Hay Report November 2020

National Commentary

  • The end of October has been wet with many parts of NSW, Victoria and SA receive rain over the this period.
  • Central SA and the Mallee in Victoria have already had hay damaged from rainfall over the last fortnight. There will be varying degrees of damage, nothing significant at this stage but with the predicted rain to come growers are concerned.
  • Growers who traditionally produce 50% hay and 50% grain in Southern Australia are now considering pushing as much through to grain as they can. With the reports of a wetter than average spring still and low hay prices the risk is too high for some.
  • Prices continue to be unchanged, there is still very little demand across all states. New season prices are thought to settle by mid to late October as more areas start production. There is still a significant amount of nervousness from growers about pricing and at this stage with the lack of demand nothing has been set.
  • Dairy farmers in Gippsland and Southwest Victoria are wanting to secure good quality new season vetch and cereal hay. They are looking to contractors and traders to source a good product and terms for the next twelve months.
  • Boarder closures and permit requirements continue to be a concern for contractors as the 100km bubble does not allow them to reach all clients.
  • We caution buyers and recommend feed-testing and viewing fodder before purchasing to be sure of quality of the feed.

Central West NSW

  • Central West has become wet again over the last fortnight. More rain is forecast for the coming week.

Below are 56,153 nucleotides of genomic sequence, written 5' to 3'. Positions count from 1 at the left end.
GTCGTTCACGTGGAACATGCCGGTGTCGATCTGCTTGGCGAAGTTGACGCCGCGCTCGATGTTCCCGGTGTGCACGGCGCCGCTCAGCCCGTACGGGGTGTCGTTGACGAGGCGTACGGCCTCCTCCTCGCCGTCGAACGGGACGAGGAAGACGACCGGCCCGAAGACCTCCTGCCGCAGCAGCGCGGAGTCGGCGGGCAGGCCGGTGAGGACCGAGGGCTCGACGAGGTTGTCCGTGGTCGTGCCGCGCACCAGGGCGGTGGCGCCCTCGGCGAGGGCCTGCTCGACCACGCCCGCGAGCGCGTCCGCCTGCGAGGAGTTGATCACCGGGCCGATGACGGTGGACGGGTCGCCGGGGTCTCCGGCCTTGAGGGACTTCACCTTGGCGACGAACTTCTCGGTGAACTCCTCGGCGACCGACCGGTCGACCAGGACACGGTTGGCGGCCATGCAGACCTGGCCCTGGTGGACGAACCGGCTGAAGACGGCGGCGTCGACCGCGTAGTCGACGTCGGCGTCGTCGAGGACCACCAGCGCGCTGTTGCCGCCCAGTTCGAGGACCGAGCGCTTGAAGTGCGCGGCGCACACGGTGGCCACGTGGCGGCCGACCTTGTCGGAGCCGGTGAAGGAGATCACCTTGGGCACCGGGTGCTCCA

• There are reports that growers are aerial spraying for rust.
  • With rain forecast many are waiting for this to pass before more cereal hay is cut.
  • Crops are early with oaten hay traditionally not being made till early November.
  • There is expected to be a significant amount of new season hay made in the area.
  • Reports that teff grass will soon be planted before conditions become too warm.
  • Lucerne hay is in demand, inquiry mainly from produce stores. Next cut of lucerne is two to three weeks away.
  • Minimal demand and no major inquiry for new season fodder.
  • No change to prices this week.
  • Cereal hay: +/-0 ($310 to $350/t). Prices remain steady this week.
  • Lucerne hay: +/-0 ($500 to $700/t). Prices remain steady this week.
  • Straw: +/-0 ($60 to $80/t). Prices remain steady this week.
  • Pasture hay: +/-0 ($160 to $200/t). Prices remain steady this week.
  • Please note unless stated otherwise, prices are per tonne, sourced and delivered locally. The price range indicated is for feeds of varying quality with the price range generally indicative of quality of feed. We recommend feed testing and viewing of fodder before purchase to be sure of the quality of feed.
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David Carter Property and Livestock

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